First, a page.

Abstract: Testis-specific transcription factor BORIS (Brother of the Regulator of Imprinted Sites), a paralog and proposed functional antagonist of the widely expressed CTCF, is abnormally expressed in multiple tumor types and has been implicated in the epigenetic activation of cancer-testis antigens (CTAs). We have reported previously that suprabasin (SBSN), whose expression is restricted to the epidermis, is epigenetically derepressed in lung cancer. In this work, we establish that SBSN is a novel non-CTA target of BORIS epigenetic regulation. With the use of a doxycycline-inducible BORIS expressing vector, we demonstrate that relative BORIS dosage is critical for SBSN activation. At lower concentrations, BORIS induces demethylation of the SBSN CpG island and disruption and activation of chromatin around the SBSN transcription start site (TSS), resulting in a 35-fold increase in SBSN expression in the H358 human lung cancer cell line. Interestingly, increasing BORIS concentrations leads to a subsequent reduction in SBSN expression via chromatin repression. In a similar manner, increase in BORIS concentrations leads to eventual decrease of cell growth and colony formation. This is the first report demonstrating that different amount of BORIS defines its varied effects on the expression of a target gene via chromatin structure reorganization.
Comparison of Promoter Hypermethylation Pattern in Salivary Rinses Collected with and without an Exfoliating Brush from Patients with HNSCC
Wenyue Sun, David Zaboli, Yan Liu, Demetri Arnaoutakis, Tanbir Khan, Hao Wang, Wayne Koch, Zubair Khan, Joseph A. Califano
PLOS ONE , 2012, DOI: 10.1371/journal.pone.0033642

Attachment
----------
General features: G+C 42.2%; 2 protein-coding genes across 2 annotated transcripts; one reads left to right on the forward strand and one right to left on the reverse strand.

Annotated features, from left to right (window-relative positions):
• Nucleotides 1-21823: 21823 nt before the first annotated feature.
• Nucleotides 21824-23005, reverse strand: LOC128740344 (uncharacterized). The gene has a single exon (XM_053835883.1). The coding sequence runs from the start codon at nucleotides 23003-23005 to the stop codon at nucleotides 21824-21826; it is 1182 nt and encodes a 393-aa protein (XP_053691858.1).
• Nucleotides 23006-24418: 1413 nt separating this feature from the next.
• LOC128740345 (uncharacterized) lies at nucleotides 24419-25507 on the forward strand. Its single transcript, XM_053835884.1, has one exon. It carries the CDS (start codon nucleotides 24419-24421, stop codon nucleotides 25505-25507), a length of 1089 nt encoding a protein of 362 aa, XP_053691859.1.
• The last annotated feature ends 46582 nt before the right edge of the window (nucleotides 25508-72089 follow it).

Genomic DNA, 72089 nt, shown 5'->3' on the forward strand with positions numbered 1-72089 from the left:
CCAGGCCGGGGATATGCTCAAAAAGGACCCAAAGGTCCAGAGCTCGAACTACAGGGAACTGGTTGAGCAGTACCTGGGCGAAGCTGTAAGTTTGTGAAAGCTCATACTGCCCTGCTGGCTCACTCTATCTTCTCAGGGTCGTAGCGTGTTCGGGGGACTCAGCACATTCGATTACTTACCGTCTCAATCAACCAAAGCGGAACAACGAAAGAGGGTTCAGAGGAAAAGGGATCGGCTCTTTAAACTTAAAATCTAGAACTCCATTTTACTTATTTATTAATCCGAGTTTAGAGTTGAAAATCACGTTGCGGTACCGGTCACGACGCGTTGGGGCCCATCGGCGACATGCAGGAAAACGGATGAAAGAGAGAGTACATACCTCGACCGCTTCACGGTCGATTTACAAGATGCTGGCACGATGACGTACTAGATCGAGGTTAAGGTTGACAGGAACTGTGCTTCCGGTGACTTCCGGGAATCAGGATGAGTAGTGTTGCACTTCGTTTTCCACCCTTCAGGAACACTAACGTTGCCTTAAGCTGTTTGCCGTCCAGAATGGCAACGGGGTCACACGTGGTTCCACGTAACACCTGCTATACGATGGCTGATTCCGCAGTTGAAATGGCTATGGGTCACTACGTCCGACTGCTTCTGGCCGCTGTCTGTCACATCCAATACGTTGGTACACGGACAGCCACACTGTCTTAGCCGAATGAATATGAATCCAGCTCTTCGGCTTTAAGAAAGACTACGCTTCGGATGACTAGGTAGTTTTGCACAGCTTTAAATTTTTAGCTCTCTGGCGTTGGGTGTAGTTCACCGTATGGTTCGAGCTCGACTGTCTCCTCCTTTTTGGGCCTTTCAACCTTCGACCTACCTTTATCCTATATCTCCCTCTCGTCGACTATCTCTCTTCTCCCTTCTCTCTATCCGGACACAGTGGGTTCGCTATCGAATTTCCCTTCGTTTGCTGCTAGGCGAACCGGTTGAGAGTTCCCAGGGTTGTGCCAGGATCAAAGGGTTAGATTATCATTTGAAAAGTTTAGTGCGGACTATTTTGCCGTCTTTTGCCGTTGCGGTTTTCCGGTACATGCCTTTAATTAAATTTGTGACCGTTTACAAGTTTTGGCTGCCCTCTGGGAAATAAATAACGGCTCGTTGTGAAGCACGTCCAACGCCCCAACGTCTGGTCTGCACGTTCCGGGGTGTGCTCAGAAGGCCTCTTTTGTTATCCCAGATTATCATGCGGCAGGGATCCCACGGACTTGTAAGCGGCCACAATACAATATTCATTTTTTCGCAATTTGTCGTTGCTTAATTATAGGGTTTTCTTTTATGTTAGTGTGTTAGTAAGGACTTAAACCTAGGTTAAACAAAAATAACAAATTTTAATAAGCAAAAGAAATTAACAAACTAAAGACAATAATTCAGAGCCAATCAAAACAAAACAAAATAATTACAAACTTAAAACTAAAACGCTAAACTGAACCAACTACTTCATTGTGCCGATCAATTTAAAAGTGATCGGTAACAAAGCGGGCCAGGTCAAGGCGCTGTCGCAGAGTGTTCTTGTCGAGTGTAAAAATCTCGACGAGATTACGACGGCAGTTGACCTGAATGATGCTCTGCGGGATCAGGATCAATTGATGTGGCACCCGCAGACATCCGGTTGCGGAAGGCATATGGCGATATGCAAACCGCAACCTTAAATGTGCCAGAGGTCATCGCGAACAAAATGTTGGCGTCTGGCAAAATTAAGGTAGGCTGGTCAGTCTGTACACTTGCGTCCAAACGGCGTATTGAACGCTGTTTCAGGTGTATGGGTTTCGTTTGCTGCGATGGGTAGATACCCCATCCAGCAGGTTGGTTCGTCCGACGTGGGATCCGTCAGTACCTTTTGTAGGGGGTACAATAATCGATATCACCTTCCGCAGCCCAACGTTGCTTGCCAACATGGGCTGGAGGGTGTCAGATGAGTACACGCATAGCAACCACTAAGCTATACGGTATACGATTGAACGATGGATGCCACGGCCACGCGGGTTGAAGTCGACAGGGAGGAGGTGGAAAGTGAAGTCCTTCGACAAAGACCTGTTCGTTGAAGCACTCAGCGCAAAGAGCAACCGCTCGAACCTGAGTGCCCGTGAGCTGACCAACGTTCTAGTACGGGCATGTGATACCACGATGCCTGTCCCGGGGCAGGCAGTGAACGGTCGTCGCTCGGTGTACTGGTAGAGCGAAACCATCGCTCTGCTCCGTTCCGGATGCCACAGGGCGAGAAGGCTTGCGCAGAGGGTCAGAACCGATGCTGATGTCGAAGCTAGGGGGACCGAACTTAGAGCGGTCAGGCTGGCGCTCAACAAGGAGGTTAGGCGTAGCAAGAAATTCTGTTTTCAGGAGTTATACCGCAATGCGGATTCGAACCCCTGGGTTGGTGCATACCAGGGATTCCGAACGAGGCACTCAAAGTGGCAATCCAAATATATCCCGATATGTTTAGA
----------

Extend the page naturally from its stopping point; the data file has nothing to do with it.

Abstract: Background Salivary rinses have been recently proposed as a valuable resource for the development of epigenetic biomarkers for detection and monitoring of head and neck squamous cell carcinoma (HNSCC). Both salivary rinses collected with and without an exfoliating brush from patients with HNSCC are used in detection of promoter hypermethylation, yet their correlation of promoter hypermethylation has not been evaluated. This study was to evaluate the concordance of promoter hypermethylation between salivary rinses collected with and without an exfoliating brush from patients with HNSCC. Methodolgy 57 paired salivary rinses collected with or without an exfoliating brush from identical HNSCC patients were evaluated for promoter hypermethylation status using Quantitative Methylation-Specific PCR. Target tumor suppressor gene promoter regions were selected based on our previous studies describing a panel for HNSCC screening and surveillance, including P16, CCNA1, DCC, TIMP3, MGMT, DAPK and MINT31. Principal Findings In salivary rinses collected with and without brush, frequent methylation was detected in P16 (8.8% vs. 5.2%), CCNA1 (26.3% vs. 22.8%), DCC (33.3% vs. 29.8%), TIMP3 (31.6% vs. 36.8%), MGMT (29.8% vs. 38.6%), DAPK (14.0% vs. 19.2%), and MINT31 (10.5% vs. 8.8%). Spearman's rank correlation coefficient showed a positive correlation between salivary rinses collected with and without brush for P16 (ρ = 0.79), CCNA1 (ρ = 0.61), DCC (ρ = 0.58), TIMP3 (ρ = 0.10), MGMT (ρ = 0.70), DAPK (ρ = 0.51) and MINT31 (ρ = 0.72) (P<0.01). The percent agreement of promoter methylation between salivary rinses with brush and without brush were 96.5% for P16, 82.5% for CCNA1, 78.9% for DCC, 59.7% for TIMP3, 84.2% for MGMT, 84.2% for DAPK, and 94.7% for MINT31. Conclusions Our study demonstrated strong correlations of gene promoter hypermethylation between salivary rinses collected with and without an exfoliating brush. Salivary rinse collection without using an exfoliating brush may offer a cost effective, rapid, non-invasive, and reliable means for development of epigenetic salivary rinse biomarkers.